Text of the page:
atonement for him for his sin." In the case of "one of the common
people," we find still further difference, - "The priest shall
make an atonement for his sin which he hath committed."     

Observe, in the first of these the atonement is seen for persons;
- "The priest shall make atonement for them." Of course the
atonement here is in consequence of sin, but the persons rather
than the sin are especially thought of. In the next class, the
atonement is regarded as for the sin of the persons, rather than
for the persons; though both persons and sins are seen atoned
for: as it says, - "The priest shall make atonement for him for
his sin." In the lowest class, "of the common people," the
atonement for persons is quite lost sight of; "the sin which he
hath committed" is the chief thing dwelt upon.

How much is there "for our learning" in these varieties: how
clearly they teach us the cause of the difference in the view of
saints respecting the Atonement. There are some believers who see
atonement for sin, but almost deny that atonement has been made
for persons. They see Christ gave Himself "for sins" (1 Peter
3:18) but hardly think He stood for persons. In word,  perhaps
they assent to the Apostle, who said, "He loved ME, and gave
Himself for ME" (Gal.2:20) but the full reality and force of his
words are scarcely assented to; they need to be explained away.  
And as long as there are different measures of intelligence, so
long will such difference of views be inevitable; for though the
truth is but one, yet while "we know in part," that one truth may
and will be seen variously or partially.


Such are some of the Varieties in the Sin-offering. There are
others to be seen, but I have noticed the chief. They shew us how
very different is the measure of apprehension with which Christ
as Sin-bearer may be seen by Christians. They show us, too, how
much of Christ, and therefore of joy, is lost sight of, by those
who are content to continue in comparative ignorance of the
Offering. 

I shall rejoice if these Notes should be used of God to lead but
one of His people to seek more communion with Him, there to
inquire whether these things are so, in deeper acquaintance with
Him of whom they speak. Need I add here that it is one thing to
know Him; another to know about Him. It is possible that some,
who read these pages, may at once confess that such and such
things are to be seen of Christ, who yet may have never seen, and
even do not care to see, one of them. To know that another has
seen the Prince, and know Him in His different relations, or that
He may be so seen by those who dwell with Him, is very different
from our knowing Him ourselves. It is just so with the knowledge 
Jesus.    

Strangers to His family and household may hear about Him; but to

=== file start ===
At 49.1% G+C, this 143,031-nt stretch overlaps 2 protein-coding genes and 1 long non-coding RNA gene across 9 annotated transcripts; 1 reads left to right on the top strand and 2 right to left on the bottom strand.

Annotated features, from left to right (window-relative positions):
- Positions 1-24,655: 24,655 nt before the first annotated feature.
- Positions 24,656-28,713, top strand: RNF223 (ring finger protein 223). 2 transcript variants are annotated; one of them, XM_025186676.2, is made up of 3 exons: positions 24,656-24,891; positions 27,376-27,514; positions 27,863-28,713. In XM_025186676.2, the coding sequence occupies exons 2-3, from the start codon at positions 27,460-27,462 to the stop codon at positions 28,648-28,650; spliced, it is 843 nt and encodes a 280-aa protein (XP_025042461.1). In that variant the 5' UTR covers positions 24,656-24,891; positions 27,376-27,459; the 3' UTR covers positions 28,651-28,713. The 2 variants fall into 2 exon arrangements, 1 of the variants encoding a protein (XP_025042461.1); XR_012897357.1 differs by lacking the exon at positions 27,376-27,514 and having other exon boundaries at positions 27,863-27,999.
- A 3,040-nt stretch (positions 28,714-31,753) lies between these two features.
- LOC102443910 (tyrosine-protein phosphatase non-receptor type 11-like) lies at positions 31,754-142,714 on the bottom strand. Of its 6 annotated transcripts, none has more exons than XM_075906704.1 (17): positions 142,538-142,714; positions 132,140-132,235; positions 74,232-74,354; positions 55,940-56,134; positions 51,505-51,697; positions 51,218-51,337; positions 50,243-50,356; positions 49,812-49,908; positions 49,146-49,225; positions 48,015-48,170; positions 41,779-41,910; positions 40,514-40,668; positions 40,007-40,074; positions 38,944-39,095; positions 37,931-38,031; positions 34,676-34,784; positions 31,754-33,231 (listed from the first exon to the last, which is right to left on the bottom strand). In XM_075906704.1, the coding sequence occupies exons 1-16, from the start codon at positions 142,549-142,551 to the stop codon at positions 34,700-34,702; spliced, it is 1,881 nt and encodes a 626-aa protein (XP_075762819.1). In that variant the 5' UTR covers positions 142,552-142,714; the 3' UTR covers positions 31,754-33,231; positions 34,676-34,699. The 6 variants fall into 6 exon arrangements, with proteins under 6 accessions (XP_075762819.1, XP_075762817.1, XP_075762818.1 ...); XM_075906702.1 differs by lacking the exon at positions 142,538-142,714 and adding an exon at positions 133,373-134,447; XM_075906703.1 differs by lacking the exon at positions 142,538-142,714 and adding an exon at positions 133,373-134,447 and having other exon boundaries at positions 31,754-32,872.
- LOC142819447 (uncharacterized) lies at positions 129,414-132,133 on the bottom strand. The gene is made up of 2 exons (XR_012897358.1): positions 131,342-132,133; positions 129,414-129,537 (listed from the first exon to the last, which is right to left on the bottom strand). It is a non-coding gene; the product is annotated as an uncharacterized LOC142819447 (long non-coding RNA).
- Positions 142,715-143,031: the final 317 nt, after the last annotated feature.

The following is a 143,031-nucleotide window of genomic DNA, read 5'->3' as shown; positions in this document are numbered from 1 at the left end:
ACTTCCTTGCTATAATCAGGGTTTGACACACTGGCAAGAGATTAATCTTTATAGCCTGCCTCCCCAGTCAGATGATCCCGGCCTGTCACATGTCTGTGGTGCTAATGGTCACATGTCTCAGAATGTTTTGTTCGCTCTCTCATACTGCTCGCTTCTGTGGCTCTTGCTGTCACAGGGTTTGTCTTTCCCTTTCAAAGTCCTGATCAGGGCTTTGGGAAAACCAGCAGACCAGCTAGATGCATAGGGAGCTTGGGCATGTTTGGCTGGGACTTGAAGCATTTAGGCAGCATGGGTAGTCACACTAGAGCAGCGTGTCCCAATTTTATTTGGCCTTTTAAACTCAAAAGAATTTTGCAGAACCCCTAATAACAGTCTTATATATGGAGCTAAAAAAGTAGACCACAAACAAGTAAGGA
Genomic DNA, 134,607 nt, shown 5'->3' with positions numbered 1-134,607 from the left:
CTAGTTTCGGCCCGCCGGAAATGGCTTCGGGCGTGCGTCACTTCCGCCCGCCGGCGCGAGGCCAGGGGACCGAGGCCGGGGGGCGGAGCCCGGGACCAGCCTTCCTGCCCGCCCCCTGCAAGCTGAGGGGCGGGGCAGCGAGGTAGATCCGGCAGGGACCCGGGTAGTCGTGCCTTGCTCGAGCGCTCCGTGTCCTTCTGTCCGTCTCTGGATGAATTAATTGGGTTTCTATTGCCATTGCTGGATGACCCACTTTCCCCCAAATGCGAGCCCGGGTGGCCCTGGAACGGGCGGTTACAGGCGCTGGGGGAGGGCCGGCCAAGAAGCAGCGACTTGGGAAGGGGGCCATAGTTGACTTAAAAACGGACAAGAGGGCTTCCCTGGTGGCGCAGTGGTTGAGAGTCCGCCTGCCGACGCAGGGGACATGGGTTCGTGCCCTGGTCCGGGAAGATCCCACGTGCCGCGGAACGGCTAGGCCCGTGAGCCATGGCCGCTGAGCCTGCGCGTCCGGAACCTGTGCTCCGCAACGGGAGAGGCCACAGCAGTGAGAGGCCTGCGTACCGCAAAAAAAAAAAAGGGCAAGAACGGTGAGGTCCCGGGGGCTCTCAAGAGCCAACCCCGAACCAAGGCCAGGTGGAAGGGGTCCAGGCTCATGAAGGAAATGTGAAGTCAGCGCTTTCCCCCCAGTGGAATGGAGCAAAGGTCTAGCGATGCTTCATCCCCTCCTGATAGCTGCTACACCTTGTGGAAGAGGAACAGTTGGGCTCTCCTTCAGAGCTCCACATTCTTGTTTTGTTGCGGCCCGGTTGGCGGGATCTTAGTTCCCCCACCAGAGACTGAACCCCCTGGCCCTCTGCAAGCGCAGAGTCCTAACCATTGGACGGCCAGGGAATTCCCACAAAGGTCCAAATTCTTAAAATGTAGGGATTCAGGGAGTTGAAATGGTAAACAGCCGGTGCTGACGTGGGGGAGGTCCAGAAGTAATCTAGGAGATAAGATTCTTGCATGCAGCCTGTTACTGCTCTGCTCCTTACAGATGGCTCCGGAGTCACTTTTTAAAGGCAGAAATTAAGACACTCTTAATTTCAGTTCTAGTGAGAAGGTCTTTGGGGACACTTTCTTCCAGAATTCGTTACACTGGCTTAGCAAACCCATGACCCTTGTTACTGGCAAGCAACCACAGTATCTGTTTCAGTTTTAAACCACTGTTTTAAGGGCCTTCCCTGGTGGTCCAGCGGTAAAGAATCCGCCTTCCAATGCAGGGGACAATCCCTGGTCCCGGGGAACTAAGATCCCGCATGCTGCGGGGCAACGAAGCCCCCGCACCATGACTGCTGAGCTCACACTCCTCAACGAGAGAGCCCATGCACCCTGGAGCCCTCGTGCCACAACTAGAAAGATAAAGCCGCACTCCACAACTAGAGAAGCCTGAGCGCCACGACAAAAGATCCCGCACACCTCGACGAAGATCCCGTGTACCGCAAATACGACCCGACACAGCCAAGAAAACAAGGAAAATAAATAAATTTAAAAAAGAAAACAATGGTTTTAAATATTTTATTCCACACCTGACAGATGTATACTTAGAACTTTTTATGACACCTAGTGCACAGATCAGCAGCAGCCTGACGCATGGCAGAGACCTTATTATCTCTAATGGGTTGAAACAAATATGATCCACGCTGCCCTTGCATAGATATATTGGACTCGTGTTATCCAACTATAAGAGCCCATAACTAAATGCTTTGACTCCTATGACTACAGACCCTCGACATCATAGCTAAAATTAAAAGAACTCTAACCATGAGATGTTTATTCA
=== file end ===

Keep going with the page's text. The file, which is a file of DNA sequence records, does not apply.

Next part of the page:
know Him, as He is, must be taught of God, and is only to be
learnt in His presence by His family.

We have thus gone through the particulars of the Sin-offering, as
far at least as they are given in the Law of the Offerings. In
other places there are some other details added, the principles
of which are, however, all contained in what we have
investigated.  
The additions only give us some new combinations as to the
character under which the Sin-offering maybe exhibited: 

I refer to the Offerings of the Red Heifer (Num.19) and of the
Scapegoat on the great day of Atonement (Lev.16). 

The offering of the Red Heifer, as we might expect from its being
found in Numbers, exhibits not so much what offering is in
itself, as its use in meeting the wants of the wilderness. Thus
no memorial of it was burnt on the altar, nor was the blood seen
to be taken into the Tabernacle; but the whole animal was burnt
without the camp, and its ashes laid up to be mixed with the
water of purification.    
Then when an Israelite found himself unclean, through contact
with the dead, these ashes with water were sprinkled on him.     
All this is the Sin-offering as meeting our need of cleansing,
and as given to remove the defilement caused by the dead things
of the wilderness. The view presented by it has to do with the
effects of the offering, and its use towards man as applied by
water, that is the Spirit. 

In the Scape-goat, offered on the great day of Atonement, the
view presented is very different. In this Sin-offering, which was
offered but once a year, the blood was seen to be put on the
mercy-seat. The offering it spoke of is shewn by Paul to have
been "once for ever," and "access into the holiest" the
consequence of it (Heb.10:1,22). But I forbear going further into
these particulars, as we have already sufficiently seen their
principles. He that has apprehended what we have gone over will
see more. For others, any further detail would be unintelligible.

Such is the Sin-offering, and such some of the apprehensions of
it. Blessed be God that we have such an Offering. "He hath made
Him to be sin for us who knew no sin; that we might be made the
righteousness of God in Him."

                              ...............

TO BE CONTINUED with the Trespass-offering